The head of the Brazilian Secretariat of Institutional Relations, Minister Jaques Wagner, is on his way to the municipality of Cabrobó, in the backlands of the northeastern state of Pernambuco, where he is scheduled to meet with a local bishop, Dom Luiz Flávio Cappio.
The Franciscan religious has been on a hunger strike for 11 days protesting the government’s transbasin diversion project for the São Francisco River, claiming that it will not benefit the poor who live in the region. Wagner is accompanied by the nuncio of Brazil, Dom Lorenzo Baldisseri.
"We are willing to sit down with the bishop and talk this over. We want to remove his doubts and answer his questions about what we are doing. I think we will be able to end the hunger strike with a good conversation," said the Minister. Wagner added that he will invite Cappio to come to Brasília and meet President Luiz Inácio Lula da Silva.
Also according to Wagner, Minister of National Integration, Ciro Gomes, who is actually running the diversion project, has said he is also willing to talk to the bishop and provide him with any necessary explanations about the project.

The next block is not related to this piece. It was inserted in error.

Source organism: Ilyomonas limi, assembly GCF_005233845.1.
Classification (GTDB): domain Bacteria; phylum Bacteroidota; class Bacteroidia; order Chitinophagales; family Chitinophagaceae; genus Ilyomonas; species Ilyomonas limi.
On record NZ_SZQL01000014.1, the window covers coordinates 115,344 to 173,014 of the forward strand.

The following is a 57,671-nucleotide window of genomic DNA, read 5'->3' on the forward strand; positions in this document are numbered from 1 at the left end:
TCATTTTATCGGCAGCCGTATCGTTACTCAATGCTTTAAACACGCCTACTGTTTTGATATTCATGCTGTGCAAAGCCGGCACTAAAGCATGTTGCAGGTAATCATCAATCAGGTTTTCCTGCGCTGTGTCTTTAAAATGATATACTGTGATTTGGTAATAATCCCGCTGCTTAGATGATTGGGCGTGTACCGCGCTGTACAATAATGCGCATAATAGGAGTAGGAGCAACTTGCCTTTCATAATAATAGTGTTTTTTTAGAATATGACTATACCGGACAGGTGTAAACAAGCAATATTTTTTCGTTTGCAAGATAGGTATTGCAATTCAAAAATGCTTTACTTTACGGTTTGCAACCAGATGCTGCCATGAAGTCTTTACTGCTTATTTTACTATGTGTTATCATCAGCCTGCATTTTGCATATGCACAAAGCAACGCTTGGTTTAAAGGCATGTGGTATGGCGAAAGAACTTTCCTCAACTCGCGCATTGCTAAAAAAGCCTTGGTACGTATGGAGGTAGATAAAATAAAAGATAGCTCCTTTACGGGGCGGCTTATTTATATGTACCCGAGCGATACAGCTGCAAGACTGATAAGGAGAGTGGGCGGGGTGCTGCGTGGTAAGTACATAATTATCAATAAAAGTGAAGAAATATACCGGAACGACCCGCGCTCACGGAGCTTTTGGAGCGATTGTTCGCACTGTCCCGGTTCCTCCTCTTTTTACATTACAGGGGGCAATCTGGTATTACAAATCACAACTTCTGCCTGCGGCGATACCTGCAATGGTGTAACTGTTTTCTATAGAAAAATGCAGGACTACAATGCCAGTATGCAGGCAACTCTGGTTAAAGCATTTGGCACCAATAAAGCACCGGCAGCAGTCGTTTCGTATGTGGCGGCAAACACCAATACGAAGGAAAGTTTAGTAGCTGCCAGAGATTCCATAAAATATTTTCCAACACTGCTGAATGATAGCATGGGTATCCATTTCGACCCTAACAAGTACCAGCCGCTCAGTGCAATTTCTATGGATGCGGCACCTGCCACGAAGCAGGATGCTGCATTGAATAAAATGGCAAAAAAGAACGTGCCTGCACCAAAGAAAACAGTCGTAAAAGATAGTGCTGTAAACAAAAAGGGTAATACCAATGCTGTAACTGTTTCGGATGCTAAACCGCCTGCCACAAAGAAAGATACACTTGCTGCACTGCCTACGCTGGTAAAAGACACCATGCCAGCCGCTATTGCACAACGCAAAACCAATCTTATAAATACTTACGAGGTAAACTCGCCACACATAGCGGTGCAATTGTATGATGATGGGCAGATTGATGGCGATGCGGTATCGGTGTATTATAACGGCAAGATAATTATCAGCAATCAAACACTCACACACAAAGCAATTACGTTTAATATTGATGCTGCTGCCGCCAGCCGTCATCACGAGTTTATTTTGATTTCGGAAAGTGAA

The São Francisco River flows 2,700 kilometers, through five states, but has never been really important because it flows through a poor, under-populated area of the country’s Northeast region.
The São Francisco transbasin diversion project has been designed to consist of two canals which would carry water into the center of Brazil’s drought-prone semi-arid Northeast.
One of the canals will head north carrying water into the states of Ceará and Rio Grande do Norte. The other canal will head east carrying water into the states of Pernambuco and Paraíba. The total amount of water carried in the canals is to be approximately 1% of what the river carries to sea.
According to the government, the project is much more than a diversion of river water. It is a wide-ranging revitalization program for the whole of the São Francisco basin region that will include recovery of areas destroyed by erosion, improvement in water quality, recuperation and protection of natural flora and water sources, water and sewage treatment, environmental oversight and the creation of tourism and recreational centers along the river. Estimated total cost is R$ 4.5 billion. The project budget for this year is R$ 624 million.
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